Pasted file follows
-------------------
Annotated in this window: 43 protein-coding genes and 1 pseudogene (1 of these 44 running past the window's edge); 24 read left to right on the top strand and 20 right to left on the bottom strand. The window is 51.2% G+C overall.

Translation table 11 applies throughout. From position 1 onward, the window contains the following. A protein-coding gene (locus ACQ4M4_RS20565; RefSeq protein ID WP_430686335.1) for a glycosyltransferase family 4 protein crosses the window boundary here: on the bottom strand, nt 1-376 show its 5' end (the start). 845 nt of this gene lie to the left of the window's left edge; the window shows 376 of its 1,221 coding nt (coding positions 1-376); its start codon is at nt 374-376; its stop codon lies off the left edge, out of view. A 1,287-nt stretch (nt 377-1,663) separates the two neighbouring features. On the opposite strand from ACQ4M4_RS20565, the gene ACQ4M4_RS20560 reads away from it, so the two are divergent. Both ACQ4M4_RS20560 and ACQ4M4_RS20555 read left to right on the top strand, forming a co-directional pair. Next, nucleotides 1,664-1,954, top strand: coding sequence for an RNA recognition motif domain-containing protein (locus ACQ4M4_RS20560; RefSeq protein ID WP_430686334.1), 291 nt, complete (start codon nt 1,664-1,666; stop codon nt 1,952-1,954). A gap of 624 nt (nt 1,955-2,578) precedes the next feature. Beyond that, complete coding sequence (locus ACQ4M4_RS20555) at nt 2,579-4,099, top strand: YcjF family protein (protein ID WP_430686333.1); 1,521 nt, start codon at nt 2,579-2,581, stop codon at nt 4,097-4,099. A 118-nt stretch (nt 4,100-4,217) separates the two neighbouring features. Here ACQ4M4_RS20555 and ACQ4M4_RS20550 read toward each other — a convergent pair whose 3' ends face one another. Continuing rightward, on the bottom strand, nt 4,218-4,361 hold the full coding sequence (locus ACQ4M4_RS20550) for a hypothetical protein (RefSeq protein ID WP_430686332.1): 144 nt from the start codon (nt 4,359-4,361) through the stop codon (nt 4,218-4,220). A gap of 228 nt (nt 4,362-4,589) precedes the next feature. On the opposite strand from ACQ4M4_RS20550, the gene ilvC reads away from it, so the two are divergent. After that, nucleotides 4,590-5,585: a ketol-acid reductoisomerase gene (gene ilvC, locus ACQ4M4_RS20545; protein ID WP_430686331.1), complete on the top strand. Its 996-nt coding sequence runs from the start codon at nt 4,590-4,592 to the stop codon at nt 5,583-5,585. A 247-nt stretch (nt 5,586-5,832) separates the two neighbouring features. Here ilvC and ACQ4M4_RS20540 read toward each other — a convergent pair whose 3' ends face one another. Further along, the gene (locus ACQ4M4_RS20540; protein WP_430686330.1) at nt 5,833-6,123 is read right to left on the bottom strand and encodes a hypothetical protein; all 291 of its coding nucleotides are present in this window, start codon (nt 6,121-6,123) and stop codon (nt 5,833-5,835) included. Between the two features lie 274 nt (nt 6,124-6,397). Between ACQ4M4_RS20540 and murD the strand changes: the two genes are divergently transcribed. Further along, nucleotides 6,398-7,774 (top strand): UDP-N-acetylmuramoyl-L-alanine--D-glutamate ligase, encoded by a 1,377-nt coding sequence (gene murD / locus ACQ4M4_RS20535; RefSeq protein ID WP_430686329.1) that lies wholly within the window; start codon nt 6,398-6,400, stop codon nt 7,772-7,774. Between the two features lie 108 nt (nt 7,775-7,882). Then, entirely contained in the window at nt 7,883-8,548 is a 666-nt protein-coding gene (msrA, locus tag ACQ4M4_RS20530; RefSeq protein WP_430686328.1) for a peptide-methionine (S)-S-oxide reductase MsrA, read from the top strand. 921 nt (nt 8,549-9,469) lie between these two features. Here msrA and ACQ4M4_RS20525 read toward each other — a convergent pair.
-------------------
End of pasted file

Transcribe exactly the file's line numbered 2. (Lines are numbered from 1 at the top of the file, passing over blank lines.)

Translation table 11 applies throughout. From position 1 onward, the window contains the following. A protein-coding gene (locus ACQ4M4_RS20565; RefSeq protein ID WP_430686335.1) for a glycosyltransferase family 4 protein crosses the window boundary here: on the bottom strand, nt 1-376 show its 5' end (the start). 845 nt of this gene lie to the left of the window's left edge; the window shows 376 of its 1,221 coding nt (coding positions 1-376); its start codon is at nt 374-376; its stop codon lies off the left edge, out of view. A 1,287-nt stretch (nt 377-1,663) separates the two neighbouring features. On the opposite strand from ACQ4M4_RS20565, the gene ACQ4M4_RS20560 reads away from it, so the two are divergent. Both ACQ4M4_RS20560 and ACQ4M4_RS20555 read left to right on the top strand, forming a co-directional pair. Next, nucleotides 1,664-1,954, top strand: coding sequence for an RNA recognition motif domain-containing protein (locus ACQ4M4_RS20560; RefSeq protein ID WP_430686334.1), 291 nt, complete (start codon nt 1,664-1,666; stop codon nt 1,952-1,954). A gap of 624 nt (nt 1,955-2,578) precedes the next feature. Beyond that, complete coding sequence (locus ACQ4M4_RS20555) at nt 2,579-4,099, top strand: YcjF family protein (protein ID WP_430686333.1); 1,521 nt, start codon at nt 2,579-2,581, stop codon at nt 4,097-4,099. A 118-nt stretch (nt 4,100-4,217) separates the two neighbouring features. Here ACQ4M4_RS20555 and ACQ4M4_RS20550 read toward each other — a convergent pair whose 3' ends face one another. Continuing rightward, on the bottom strand, nt 4,218-4,361 hold the full coding sequence (locus ACQ4M4_RS20550) for a hypothetical protein (RefSeq protein ID WP_430686332.1): 144 nt from the start codon (nt 4,359-4,361) through the stop codon (nt 4,218-4,220). A gap of 228 nt (nt 4,362-4,589) precedes the next feature. On the opposite strand from ACQ4M4_RS20550, the gene ilvC reads away from it, so the two are divergent. After that, nucleotides 4,590-5,585: a ketol-acid reductoisomerase gene (gene ilvC, locus ACQ4M4_RS20545; protein ID WP_430686331.1), complete on the top strand. Its 996-nt coding sequence runs from the start codon at nt 4,590-4,592 to the stop codon at nt 5,583-5,585. A 247-nt stretch (nt 5,586-5,832) separates the two neighbouring features. Here ilvC and ACQ4M4_RS20540 read toward each other — a convergent pair whose 3' ends face one another. Further along, the gene (locus ACQ4M4_RS20540; protein WP_430686330.1) at nt 5,833-6,123 is read right to left on the bottom strand and encodes a hypothetical protein; all 291 of its coding nucleotides are present in this window, start codon (nt 6,121-6,123) and stop codon (nt 5,833-5,835) included. Between the two features lie 274 nt (nt 6,124-6,397). Between ACQ4M4_RS20540 and murD the strand changes: the two genes are divergently transcribed. Further along, nucleotides 6,398-7,774 (top strand): UDP-N-acetylmuramoyl-L-alanine--D-glutamate ligase, encoded by a 1,377-nt coding sequence (gene murD / locus ACQ4M4_RS20535; RefSeq protein ID WP_430686329.1) that lies wholly within the window; start codon nt 6,398-6,400, stop codon nt 7,772-7,774. Between the two features lie 108 nt (nt 7,775-7,882). Then, entirely contained in the window at nt 7,883-8,548 is a 666-nt protein-coding gene (msrA, locus tag ACQ4M4_RS20530; RefSeq protein WP_430686328.1) for a peptide-methionine (S)-S-oxide reductase MsrA, read from the top strand. 921 nt (nt 8,549-9,469) lie between these two features. Here msrA and ACQ4M4_RS20525 read toward each other — a convergent pair.